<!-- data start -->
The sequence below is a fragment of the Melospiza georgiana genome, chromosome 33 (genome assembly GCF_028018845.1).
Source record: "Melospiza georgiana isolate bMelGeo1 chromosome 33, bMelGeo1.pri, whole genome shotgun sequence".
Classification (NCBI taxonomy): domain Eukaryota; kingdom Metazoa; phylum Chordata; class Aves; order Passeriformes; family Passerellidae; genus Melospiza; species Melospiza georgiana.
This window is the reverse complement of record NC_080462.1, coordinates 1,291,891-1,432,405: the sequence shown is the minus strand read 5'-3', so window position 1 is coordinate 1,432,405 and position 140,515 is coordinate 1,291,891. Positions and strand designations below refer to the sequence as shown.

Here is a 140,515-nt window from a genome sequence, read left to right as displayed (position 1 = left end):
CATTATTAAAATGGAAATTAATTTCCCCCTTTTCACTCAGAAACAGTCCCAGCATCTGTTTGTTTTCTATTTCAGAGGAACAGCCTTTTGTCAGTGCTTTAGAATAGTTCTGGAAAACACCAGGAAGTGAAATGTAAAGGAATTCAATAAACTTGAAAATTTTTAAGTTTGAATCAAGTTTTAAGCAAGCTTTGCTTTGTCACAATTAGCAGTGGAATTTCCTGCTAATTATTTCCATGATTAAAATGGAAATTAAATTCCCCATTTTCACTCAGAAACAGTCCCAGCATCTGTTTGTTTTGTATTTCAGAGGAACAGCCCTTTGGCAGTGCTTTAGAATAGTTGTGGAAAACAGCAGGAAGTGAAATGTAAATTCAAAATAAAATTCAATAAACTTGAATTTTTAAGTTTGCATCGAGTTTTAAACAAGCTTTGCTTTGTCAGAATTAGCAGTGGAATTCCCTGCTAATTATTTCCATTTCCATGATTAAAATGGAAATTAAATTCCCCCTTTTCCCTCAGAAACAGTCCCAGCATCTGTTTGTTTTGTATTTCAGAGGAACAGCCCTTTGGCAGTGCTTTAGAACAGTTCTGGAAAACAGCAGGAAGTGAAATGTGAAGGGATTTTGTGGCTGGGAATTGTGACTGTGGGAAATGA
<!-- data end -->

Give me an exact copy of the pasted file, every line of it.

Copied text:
The sequence below is a fragment of the Melospiza georgiana genome, chromosome 33 (genome assembly GCF_028018845.1).
Source record: "Melospiza georgiana isolate bMelGeo1 chromosome 33, bMelGeo1.pri, whole genome shotgun sequence".
Classification (NCBI taxonomy): domain Eukaryota; kingdom Metazoa; phylum Chordata; class Aves; order Passeriformes; family Passerellidae; genus Melospiza; species Melospiza georgiana.
This window is the reverse complement of record NC_080462.1, coordinates 1,291,891-1,432,405: the sequence shown is the minus strand read 5'-3', so window position 1 is coordinate 1,432,405 and position 140,515 is coordinate 1,291,891. Positions and strand designations below refer to the sequence as shown.

Here is a 140,515-nt window from a genome sequence, read left to right as displayed (position 1 = left end):
CATTATTAAAATGGAAATTAATTTCCCCCTTTTCACTCAGAAACAGTCCCAGCATCTGTTTGTTTTCTATTTCAGAGGAACAGCCTTTTGTCAGTGCTTTAGAATAGTTCTGGAAAACACCAGGAAGTGAAATGTAAAGGAATTCAATAAACTTGAAAATTTTTAAGTTTGAATCAAGTTTTAAGCAAGCTTTGCTTTGTCACAATTAGCAGTGGAATTTCCTGCTAATTATTTCCATGATTAAAATGGAAATTAAATTCCCCATTTTCACTCAGAAACAGTCCCAGCATCTGTTTGTTTTGTATTTCAGAGGAACAGCCCTTTGGCAGTGCTTTAGAATAGTTGTGGAAAACAGCAGGAAGTGAAATGTAAATTCAAAATAAAATTCAATAAACTTGAATTTTTAAGTTTGCATCGAGTTTTAAACAAGCTTTGCTTTGTCAGAATTAGCAGTGGAATTCCCTGCTAATTATTTCCATTTCCATGATTAAAATGGAAATTAAATTCCCCCTTTTCCCTCAGAAACAGTCCCAGCATCTGTTTGTTTTGTATTTCAGAGGAACAGCCCTTTGGCAGTGCTTTAGAACAGTTCTGGAAAACAGCAGGAAGTGAAATGTGAAGGGATTTTGTGGCTGGGAATTGTGACTGTGGGAAATGA